Bottom line, nothing in this movie rings true or makes you care about the characters. During the extras on the DVD, Ron Shelton kept saying that he needed a technical advisor because this movie is not about his area of expertise, sports. I suggest he leaves criminal justice to someone who knows something about it and has less of a liberal axe to grind. Skip it. Lightning really doesn't strike twice.
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on July 28, 2003
DARK BLUE stars Kurt Russell as Eldon Perry, a corrupt LA cop who is also pretty racist. The movie is set in 1992, during the first Rodney King trial, and LA cops are feeling the brunt of civil rights complaints against them. This situation doesn't deter Eldon, who continues to beat and kill suspects at will. He also has to contend with an inexperienced partner (Scott Speedman) and a superior (Ving Rhames) who sees through him.
DARK BLUE was directed by Ron Shelton, who has done some really nice work, such as White Men Can't Jump and Bull Durham. Unfortunately, the direction is really poor here, and it looks and feels like a cable TV movie. The plot is also pretty hackneyed and too similar to "Training Day" (which was written by one of the same screenwriters).
The acting also is not very good, with some over-the-top performances from Ving Rhames and Brendan Gleeson. Despite an ok performance from Kurt Russell, this movie sinks under unbelievable situations and an attempt to give each character a sub-plot. None of the plot twists are surprising or satisfying. Finally, the movie uses the LA riots as a clumsy plot twist, without exploring the important underlying issues of race. Not recommended.
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on April 11, 2004
I would like to mention firstly that Russell's perfomance was great, and was the only reason I didn't pull the plug on my dvd player half way thru this awful movie.
When I sit down to watch a movie, I don't want to be preached at. The same politically correct formula is growing tiresome. In this case mean white hetro-sexual male cops form the good ole boys club. The movie actually goes as far as to insuate the LA riots (a true incedent) are related to the corrupt LA police force (a ficticous incedent per the lame movie).
When watching a rented movie I would like a little more depth of plot. This drivel could have aired on and ABC Wednesday night movie....shallow and predictable.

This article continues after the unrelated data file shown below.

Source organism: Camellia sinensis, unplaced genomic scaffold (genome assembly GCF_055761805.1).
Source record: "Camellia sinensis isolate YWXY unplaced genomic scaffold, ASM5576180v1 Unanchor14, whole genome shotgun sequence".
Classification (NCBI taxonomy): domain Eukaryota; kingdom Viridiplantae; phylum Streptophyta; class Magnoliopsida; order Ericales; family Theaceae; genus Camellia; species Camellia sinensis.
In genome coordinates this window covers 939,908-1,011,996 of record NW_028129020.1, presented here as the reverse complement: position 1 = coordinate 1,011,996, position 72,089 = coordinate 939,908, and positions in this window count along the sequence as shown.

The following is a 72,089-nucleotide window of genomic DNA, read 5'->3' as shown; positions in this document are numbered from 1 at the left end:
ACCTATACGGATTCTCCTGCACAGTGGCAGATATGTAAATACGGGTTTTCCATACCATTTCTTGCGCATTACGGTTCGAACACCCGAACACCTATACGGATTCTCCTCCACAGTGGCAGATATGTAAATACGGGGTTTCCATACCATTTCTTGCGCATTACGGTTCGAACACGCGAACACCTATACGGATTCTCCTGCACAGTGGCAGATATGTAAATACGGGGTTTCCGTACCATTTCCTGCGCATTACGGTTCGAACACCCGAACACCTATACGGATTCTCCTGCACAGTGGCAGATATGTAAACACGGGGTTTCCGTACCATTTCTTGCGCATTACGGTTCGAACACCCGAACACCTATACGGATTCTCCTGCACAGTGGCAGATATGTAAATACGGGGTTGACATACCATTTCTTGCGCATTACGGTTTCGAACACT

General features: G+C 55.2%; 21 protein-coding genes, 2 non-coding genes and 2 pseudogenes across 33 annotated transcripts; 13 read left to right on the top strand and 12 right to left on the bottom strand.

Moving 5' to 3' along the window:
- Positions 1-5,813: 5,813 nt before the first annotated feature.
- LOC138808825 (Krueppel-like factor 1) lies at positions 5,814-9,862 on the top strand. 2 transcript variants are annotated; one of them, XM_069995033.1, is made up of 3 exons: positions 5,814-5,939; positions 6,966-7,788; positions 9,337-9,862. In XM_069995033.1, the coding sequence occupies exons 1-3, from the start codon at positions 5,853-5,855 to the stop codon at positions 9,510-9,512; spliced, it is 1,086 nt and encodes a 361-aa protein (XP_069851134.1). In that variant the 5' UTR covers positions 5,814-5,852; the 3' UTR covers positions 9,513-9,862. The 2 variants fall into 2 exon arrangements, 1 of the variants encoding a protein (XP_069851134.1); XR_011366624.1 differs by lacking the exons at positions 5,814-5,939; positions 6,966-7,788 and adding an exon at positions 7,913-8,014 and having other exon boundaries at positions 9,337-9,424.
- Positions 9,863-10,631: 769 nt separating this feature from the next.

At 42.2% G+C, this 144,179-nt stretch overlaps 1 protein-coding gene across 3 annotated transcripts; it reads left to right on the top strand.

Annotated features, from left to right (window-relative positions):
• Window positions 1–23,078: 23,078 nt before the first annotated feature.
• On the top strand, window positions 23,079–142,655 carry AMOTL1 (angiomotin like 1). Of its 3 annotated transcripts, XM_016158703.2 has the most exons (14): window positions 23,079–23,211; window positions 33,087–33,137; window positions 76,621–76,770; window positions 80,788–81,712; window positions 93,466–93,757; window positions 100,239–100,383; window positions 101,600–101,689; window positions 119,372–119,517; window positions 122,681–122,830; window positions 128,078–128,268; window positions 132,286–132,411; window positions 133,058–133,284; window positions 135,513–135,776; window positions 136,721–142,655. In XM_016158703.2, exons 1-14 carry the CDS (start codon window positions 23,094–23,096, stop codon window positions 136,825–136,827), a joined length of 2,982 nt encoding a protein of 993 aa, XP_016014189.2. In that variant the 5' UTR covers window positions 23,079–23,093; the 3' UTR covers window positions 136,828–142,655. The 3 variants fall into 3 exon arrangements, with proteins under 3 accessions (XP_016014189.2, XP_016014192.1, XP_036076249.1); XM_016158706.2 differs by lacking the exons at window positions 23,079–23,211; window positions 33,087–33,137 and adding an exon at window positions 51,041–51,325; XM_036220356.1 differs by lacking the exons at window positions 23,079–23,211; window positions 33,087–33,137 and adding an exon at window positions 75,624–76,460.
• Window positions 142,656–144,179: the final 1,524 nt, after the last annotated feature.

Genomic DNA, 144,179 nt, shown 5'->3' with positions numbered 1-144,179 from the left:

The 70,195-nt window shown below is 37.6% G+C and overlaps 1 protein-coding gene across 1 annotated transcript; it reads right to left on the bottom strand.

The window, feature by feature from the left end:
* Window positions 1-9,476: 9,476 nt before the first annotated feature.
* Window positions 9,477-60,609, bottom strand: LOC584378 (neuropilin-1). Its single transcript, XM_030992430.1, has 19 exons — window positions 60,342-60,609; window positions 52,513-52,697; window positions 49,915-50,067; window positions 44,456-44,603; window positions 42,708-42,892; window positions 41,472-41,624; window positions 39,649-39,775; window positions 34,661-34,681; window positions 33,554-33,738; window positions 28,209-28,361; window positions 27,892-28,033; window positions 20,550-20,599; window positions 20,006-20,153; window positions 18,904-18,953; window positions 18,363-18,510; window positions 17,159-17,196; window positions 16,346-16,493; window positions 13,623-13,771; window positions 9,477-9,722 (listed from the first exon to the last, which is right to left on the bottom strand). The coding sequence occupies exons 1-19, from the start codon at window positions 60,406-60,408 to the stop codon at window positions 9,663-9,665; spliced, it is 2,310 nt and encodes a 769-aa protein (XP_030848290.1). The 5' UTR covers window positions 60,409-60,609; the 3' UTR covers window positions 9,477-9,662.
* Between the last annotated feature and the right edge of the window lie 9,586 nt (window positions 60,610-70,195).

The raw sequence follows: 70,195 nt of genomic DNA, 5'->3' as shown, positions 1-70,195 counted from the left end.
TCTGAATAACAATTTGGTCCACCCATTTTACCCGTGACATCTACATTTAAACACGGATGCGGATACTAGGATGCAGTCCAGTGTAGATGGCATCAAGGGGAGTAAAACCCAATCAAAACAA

I you want a good lesson on how corrupt law enforcement is, and the only reason we have crime is because the criminals (rioters) have been victimized by the evil establishment this movie will spell that out for you. If you would rather watch something more intelligent steer clear of this one.
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on July 13, 2003
I thought this was supposed to be good! Kurt Russell's acting is okay, but just about everybody else looks like they can't act in this picture, including Ving Rhames. I'd normally blame it on the director, but the script, the screenplay and dialogue, is so laughably cheesy and bad that it alone might have brought this film down. Totally unbelievable cardboard cutouts. Worst of all, this movie is 'blackwashed'. Which is to say, the white people commit the worst crimes in this picture, and always act racist, while the blacks are cast as mere reactionaries to injustice. They DESERVED to riot! What a crock. And a total disservice to all the innocent people who were brutalized during the L.A. riots, and during the Mardi Gras riot in Seattle, for that matter.
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on August 15, 2003
If you want a good time watching crooked cop go and watch The SHIELD.
This is a really bad movie.
The previews made it look good but its worse than the ring.
DONT Buy!!!!!!!!!!!!!!!!!!!!!!!!!!!!!!!!!!!!!!!!!!!
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on June 17, 2004
First of all, if you've already seen L.A. Confidential, skip this movie, because it's just a cheap rip-off of it. The only difference is that there's no mystery about it -- everything is completely straightforward, and the audience just waits for the disgusting characters to figure it out.
The first thing that made me angry about this film was its use of the Rodney King incident. I can't express how disgusted I am that this is continually used to show the "corruption" of police officers in our society. Of course what we didn't see was Rodney King fighting the cops, but since it's now frowned upon in our society for police officers to defend themselves, especially if the person attacking them is black, it's no surprise that the cops involved have all been made out to be Gestapo.
If you enjoy movies that insinuate that all white cops are crooked, bribe-taking, evidence-planting murderers, then please rent this film. Otherwise, avoid it at all costs.